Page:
What would it take?

On my way home from work today I started reading Michael Eric Dyson's "April 4, 1968," which chronicles the authors reflections on the legacy of Dr. Martin Luther King, Jr.'s death.  In a way, he says, this book is his first attempt to come to terms with the moment when, as a 9 year old, he heard the news first that King had been shot, and then that he had died.  Between the two announcements, Dyson sat mesmerized for the first time by King's eloquence.  He spent years thinking about that moment, and the moments leading up to it, and the consequences of not only the life, but the violent death of a man that cultivated himself as a symbol of nonviolence.  

So in some ways it's fitting that I would pick up this book now, when I'm struggling with questions about violence and nonviolence and freedom and justice and peace.  Especially when a year or so ago I set my intention to write more, and to write here, and to write now, starting on the anniversary of Gandhi's assassination.  My goal is to write most days, if not every day, until April 4 about all of these themes.  It's a Season for Nonviolence, so the least I can do is reflect.  And while it's hard to plan reflections, as I put this into words now, it all feels much more real, more tangible.  

As I read on the bus and on the train, I was struck that in talking about King's death, and the path that led so directly to that violent end, a different picture than usual comes out.  Instead of celebrating the man's vision or his ability to move a crowd, or his power to lead a movement, it becomes much easier to know the man.  Through his mortality he is ever closer, if still just out of reach.  When you shed the layers of aura and know that those last years of his life were framed by the inevitability of death, the reality of his suffering, and of the suffering that still exists lays itself bare. 

I was talking with friends the other night about the massive demonstrations happening in Egypt, and one of them said something profound, but easy to brush past.  So easy, in fact, that that's exactly what the conversation did.  We were talking about the economic roots of this uprising, which are as blaring as the social, if not more so, noting that the people in the streets in Egypt, and really across the region are there because they neither have access to opportunities, nor a voice to make a change.  So when my friend said, between bites of his dinner, that it's interesting that in Anacostia, across the river way in Southeast DC, the jobless rates are the same as in Egypt--35-40%--it was just an example of something widespread.  We moved on with the conversation, talked about how the Egyptian security forces were firing tear gas and rubber bullets and live ammunition into crowds of people, and how the US government should make a stronger statement denouncing such tyranny.  That's the violence that's easy to see, and the violence that's easy to talk about.  

So it's no wonder that in those parts of town we don't see anyone moving.  In fact, most of us don't see anything at all.  The talk in the media or in the political arena about jobs and the economic crisis doesn't pay much attention to the people who are suffering just as much now as they were before the stock market crashed and the banks were bailed out and the Tea Party started talking so loudly about taxes and saying no to health care.  Still if up to 40% of the population is so blatantly left out, so stepped over or stepped on, I want to wonder: what it would take to make them stand up?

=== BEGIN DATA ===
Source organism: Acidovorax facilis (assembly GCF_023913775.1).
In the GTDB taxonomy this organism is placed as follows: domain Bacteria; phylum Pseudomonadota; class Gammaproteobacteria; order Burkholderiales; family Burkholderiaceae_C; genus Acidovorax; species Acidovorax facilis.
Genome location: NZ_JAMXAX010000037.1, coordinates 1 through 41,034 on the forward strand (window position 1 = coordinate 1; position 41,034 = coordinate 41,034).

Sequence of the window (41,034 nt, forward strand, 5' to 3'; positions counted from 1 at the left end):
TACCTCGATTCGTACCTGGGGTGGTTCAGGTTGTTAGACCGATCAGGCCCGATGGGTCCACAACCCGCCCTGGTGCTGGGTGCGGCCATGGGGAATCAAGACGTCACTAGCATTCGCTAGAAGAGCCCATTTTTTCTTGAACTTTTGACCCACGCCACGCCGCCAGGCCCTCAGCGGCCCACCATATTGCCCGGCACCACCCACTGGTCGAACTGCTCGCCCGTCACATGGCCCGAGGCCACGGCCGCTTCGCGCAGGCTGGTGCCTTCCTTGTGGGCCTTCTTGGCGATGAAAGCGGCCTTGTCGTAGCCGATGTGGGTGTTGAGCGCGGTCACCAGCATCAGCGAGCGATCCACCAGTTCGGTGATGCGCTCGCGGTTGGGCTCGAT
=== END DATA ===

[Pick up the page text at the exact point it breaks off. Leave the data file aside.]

I wouldn't presume to know if this was a question that drove King to his action, but I think if anything it's a question he surely left us.  Charismatic leaders come and go, but what really drives massive social change?  I'm not talking about a romanticized vision of "spontaneous" revolution, as commentators seem to want to characterize the situation in Egypt.  There, like anywhere else, there was something organized that had already happened, and had already been building, and those who were participating finally saw their chance to move together.  I'm wondering instead about power, and what it means to claim power, especially when it might seem so far from reach.

In today's high tech world, it's clearly not enough to click on a petition and think that we're making a difference.  In fact, that might be just another sympton of how a "free and democratic" society lulls us into submission.  Maybe it's the very fact that there is an open public sphere that we don't see the need to really use it as a tool to challenge the system.  By it's very use, we legitimize the power structure that created it.  So what's next?  Where does that lead us?

Ultimately, I think leaders like King and Gandhi taught that life and change are about power.  When King started talking about fighting poverty more than fighting racism, and about ending war and imperialism, he was talking about claiming power.  When we see Egyptian youth carrying members of the military with flowers in their hands, and making sure that the streets are clean and safe, you know that there's been a shift in power, not from above but from people themselves.  They are really no longer demanding freedom.  They are exercising it.  There it's changed, just like when King spoke so many knew that it had changed.  Just like when Malcolm X spoke, or when Dorothy Day wrote, or when Gandhi marched.  There was really no longer a question. 

So, I wonder, what would it take here, now, for that kind of power to be claimed?